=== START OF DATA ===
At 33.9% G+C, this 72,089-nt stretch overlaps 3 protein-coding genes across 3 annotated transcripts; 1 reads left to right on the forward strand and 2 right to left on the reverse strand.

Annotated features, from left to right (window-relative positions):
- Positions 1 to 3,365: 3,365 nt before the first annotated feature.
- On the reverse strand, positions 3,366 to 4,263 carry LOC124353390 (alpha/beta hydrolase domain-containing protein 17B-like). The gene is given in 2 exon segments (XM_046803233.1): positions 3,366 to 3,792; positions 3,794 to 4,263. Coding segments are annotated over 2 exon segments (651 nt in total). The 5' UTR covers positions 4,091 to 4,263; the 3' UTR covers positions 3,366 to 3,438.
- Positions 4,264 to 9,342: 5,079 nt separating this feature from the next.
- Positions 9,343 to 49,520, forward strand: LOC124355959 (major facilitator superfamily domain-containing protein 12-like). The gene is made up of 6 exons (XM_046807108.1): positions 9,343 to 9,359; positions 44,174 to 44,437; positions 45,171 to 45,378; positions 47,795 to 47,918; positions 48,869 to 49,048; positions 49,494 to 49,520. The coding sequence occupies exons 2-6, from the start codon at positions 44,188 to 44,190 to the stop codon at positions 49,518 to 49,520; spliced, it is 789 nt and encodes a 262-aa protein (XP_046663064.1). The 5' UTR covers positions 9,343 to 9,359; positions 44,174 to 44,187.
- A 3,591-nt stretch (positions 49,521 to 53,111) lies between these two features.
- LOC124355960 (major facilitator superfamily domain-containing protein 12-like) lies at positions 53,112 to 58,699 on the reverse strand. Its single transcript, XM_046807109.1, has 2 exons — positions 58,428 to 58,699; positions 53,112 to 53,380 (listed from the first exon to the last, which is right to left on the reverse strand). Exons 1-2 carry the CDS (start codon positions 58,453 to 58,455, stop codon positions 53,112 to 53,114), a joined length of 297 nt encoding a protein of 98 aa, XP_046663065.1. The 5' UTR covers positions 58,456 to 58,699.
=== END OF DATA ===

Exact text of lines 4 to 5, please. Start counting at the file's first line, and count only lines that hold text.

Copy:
- On the reverse strand, positions 3,366 to 4,263 carry LOC124353390 (alpha/beta hydrolase domain-containing protein 17B-like). The gene is given in 2 exon segments (XM_046803233.1): positions 3,366 to 3,792; positions 3,794 to 4,263. Coding segments are annotated over 2 exon segments (651 nt in total). The 5' UTR covers positions 4,091 to 4,263; the 3' UTR covers positions 3,366 to 3,438.
- Positions 4,264 to 9,342: 5,079 nt separating this feature from the next.